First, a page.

Will Jim Walmsley break 64 minutes to qualify for the U.S. Olympic Trials Marathon and take down some notable names at the Houston Half Marathon on Sunday? And how will Kara Goucher fare in her first marathon since 2016? Those are two of the most common questions I’ve seen thrown around in recent weeks and with good reason: Folks want to see the extent of Walmsley’s range and many are wondering if the 40-year-old Goucher’s got anything left in the tank. I’m not one for predictions so I’ll save my commentary for after the event while encouraging you to pay close attention to both half-marathon races—they’re going to be ripping fast, incredibly deep, and, in all likelihood, won by athletes whose names are not immediately recognizable. (more…)
I spent a rainy Sunday afternoon this past weekend digging through old notebooks and came across this entry from the summer of 2012. They’re my key takeaways from a conversation I had with Joe Vigil while waiting in line at a Starbucks in Eugene, Oregon during the U.S. Olympic Trials. After introducing myself to one of the most successful distance running coaches of all-time, I peppered him for advice and remember being impressed with his enthusiasm—he was 82 at the time—and willingness to answer a scattered stream of questions from this hungry young grasshopper. Listed below are the aforementioned key takeaways I wrote down from that exchange with one of the living legends of the sport—he’s STILL coaching at 88 years of age—who, and it’s giving me goosebumps as I type this, called me “Coach” when we parted ways that day. (more…)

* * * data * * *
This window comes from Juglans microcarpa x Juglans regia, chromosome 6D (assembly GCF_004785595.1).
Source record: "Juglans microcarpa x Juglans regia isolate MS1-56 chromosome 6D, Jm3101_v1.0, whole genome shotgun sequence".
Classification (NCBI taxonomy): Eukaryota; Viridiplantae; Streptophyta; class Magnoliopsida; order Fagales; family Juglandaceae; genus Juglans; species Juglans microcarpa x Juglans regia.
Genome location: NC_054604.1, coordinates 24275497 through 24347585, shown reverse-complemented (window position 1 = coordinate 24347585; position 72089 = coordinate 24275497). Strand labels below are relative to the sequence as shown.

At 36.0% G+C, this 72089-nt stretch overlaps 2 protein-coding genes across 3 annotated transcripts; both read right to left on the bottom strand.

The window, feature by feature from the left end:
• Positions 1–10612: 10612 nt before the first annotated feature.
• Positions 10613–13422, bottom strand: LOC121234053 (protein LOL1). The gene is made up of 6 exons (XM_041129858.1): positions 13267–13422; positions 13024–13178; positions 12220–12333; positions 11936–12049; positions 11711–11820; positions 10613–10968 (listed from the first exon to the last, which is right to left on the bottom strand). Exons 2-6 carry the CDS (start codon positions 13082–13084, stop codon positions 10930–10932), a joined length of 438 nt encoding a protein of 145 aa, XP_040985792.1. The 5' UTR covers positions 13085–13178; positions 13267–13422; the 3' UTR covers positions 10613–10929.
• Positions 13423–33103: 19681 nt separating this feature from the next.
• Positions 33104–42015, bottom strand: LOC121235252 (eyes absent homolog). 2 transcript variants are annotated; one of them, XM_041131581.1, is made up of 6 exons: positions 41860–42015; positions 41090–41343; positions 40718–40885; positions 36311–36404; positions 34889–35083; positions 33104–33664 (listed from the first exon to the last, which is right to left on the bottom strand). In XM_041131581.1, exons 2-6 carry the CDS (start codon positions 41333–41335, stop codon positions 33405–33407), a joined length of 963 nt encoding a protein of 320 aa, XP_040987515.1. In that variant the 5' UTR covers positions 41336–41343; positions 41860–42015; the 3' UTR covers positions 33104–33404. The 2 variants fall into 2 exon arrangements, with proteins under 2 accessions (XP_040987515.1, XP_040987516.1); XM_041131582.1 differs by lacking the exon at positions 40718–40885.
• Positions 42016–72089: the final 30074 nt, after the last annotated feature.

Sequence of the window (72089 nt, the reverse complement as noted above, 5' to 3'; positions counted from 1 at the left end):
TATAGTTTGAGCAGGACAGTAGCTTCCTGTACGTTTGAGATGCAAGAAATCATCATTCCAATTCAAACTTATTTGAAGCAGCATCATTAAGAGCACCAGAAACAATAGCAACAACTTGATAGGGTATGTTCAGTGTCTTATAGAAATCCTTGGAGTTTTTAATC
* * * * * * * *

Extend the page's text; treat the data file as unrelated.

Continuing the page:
I love asking people I meet why they run because the answers never cease to surprise (or amaze) me. It’s also a question I force myself to contemplate from time to time as a reminder of why I’ve kept at this crazy pursuit for over two decades now.
Parts of my own answer to this question have evolved over the years but the foundation has held pretty solid: I run to use my body and celebrate the fact that I can push it, test it, and see what it’s capable of. I run because it challenges me to look deep inside myself on a regular basis and helps me work through problems that nothing else can seem to help solve. I run because it’s something I can do alone or share with others depending on what I want to get out of it. I run to explore the world around me, to better understand it, and to connect with it on the most intimate level. I run because it provides me an outlet: personal, competitive, spiritual, and social. But mostly I run because it brings me a joy that nothing else can match.